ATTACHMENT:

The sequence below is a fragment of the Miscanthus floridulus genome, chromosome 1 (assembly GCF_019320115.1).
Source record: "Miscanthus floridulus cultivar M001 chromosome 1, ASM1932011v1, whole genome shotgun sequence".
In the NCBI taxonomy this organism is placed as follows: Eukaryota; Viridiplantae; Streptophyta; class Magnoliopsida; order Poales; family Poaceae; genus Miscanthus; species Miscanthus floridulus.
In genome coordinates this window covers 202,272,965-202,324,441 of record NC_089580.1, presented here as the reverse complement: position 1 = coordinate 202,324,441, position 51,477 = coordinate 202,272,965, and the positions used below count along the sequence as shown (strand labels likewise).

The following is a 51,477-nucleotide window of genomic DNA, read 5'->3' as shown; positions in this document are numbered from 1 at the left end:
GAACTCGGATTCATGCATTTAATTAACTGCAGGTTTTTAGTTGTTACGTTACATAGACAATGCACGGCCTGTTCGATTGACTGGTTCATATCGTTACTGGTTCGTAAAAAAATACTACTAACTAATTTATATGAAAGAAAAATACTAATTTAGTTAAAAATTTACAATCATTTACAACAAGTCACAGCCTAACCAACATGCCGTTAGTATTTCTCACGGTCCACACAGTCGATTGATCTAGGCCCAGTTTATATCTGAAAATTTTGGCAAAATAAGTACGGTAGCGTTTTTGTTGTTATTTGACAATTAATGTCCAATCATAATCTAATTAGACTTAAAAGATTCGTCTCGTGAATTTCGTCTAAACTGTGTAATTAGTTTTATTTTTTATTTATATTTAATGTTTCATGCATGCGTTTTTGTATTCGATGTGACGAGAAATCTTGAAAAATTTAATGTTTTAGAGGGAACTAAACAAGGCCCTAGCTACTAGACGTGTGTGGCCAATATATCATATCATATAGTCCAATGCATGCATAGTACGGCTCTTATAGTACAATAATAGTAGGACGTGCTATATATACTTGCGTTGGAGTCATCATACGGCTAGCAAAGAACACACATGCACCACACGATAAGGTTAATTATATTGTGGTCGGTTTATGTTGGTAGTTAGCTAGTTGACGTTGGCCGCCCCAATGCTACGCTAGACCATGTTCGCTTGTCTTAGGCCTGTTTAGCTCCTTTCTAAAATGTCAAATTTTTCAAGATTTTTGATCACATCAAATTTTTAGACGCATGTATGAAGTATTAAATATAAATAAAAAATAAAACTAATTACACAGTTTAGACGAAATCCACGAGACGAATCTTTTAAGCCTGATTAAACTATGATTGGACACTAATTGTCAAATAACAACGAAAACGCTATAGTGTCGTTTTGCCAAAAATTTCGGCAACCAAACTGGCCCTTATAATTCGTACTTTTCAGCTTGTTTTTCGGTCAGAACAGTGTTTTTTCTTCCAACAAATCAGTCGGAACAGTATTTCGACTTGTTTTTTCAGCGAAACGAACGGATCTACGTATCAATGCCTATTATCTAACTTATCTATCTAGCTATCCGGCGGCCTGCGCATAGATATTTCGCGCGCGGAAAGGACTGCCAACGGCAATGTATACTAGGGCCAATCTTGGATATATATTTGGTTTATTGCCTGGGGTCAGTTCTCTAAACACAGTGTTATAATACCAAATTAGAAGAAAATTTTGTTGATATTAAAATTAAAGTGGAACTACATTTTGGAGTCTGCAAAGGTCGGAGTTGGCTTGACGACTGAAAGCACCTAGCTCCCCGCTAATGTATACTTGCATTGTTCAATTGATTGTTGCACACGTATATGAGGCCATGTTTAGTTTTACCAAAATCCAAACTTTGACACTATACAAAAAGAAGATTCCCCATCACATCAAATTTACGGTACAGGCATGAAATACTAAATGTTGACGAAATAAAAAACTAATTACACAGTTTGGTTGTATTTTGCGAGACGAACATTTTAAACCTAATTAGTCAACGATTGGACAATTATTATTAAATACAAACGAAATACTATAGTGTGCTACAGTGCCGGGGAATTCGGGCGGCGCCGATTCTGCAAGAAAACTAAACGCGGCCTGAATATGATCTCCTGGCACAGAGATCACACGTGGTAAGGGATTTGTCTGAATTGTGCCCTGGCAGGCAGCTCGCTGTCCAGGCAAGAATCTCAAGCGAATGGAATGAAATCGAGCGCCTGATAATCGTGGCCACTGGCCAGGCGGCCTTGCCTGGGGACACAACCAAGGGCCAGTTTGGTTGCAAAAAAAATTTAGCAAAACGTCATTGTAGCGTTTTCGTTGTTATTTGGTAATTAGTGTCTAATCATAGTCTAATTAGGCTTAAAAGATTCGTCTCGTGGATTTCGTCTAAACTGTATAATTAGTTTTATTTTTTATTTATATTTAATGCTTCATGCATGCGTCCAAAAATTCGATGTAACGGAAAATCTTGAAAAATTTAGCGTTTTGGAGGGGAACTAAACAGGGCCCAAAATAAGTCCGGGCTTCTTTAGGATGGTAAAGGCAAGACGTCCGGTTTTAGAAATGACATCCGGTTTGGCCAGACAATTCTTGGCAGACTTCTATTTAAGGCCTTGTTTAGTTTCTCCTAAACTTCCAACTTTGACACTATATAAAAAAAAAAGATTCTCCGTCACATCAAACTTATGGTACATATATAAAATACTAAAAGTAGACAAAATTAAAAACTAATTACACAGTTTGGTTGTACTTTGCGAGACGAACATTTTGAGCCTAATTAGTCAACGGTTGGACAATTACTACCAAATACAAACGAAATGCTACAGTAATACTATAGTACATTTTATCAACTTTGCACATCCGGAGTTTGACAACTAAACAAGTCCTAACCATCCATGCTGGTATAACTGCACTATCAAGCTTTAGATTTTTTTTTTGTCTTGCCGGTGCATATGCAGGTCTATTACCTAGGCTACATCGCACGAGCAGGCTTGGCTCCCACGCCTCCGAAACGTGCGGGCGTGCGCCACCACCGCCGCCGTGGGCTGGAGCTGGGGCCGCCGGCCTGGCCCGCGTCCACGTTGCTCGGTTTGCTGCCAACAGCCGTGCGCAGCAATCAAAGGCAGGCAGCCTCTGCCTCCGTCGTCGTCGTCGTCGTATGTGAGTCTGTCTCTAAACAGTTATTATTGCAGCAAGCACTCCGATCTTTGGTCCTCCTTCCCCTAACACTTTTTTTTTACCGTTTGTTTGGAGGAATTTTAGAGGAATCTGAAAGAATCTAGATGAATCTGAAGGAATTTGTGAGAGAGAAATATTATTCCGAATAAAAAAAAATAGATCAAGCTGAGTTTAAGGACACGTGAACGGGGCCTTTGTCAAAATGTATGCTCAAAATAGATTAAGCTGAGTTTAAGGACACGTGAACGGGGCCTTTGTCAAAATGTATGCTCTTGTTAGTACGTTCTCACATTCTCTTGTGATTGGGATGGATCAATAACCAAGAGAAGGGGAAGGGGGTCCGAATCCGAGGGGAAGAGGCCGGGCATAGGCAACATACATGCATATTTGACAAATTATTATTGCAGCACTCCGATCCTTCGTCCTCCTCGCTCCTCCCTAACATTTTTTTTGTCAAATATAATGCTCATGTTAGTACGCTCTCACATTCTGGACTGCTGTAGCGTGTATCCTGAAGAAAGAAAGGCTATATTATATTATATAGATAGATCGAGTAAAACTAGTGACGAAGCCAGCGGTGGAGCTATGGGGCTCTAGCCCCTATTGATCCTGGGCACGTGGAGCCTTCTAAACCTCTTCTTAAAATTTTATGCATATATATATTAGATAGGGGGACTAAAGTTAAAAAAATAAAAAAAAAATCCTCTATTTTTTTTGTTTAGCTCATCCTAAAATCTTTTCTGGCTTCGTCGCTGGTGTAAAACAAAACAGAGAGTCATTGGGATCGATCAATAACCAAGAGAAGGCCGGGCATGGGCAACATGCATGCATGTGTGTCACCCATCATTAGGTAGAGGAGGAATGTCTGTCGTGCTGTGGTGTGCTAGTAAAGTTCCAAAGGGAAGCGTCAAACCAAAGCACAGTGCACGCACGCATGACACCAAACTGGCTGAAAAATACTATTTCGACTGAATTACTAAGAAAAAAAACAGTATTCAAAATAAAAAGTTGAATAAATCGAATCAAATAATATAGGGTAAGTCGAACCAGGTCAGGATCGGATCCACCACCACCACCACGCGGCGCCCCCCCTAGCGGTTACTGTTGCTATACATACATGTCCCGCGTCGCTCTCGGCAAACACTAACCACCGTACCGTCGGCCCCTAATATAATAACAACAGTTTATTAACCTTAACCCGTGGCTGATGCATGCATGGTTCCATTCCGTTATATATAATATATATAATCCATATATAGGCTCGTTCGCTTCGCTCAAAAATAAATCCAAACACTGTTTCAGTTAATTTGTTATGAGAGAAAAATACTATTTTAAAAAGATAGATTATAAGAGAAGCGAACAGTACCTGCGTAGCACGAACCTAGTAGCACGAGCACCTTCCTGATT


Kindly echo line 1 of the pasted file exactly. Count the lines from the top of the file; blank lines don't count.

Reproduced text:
The sequence below is a fragment of the Miscanthus floridulus genome, chromosome 1 (assembly GCF_019320115.1).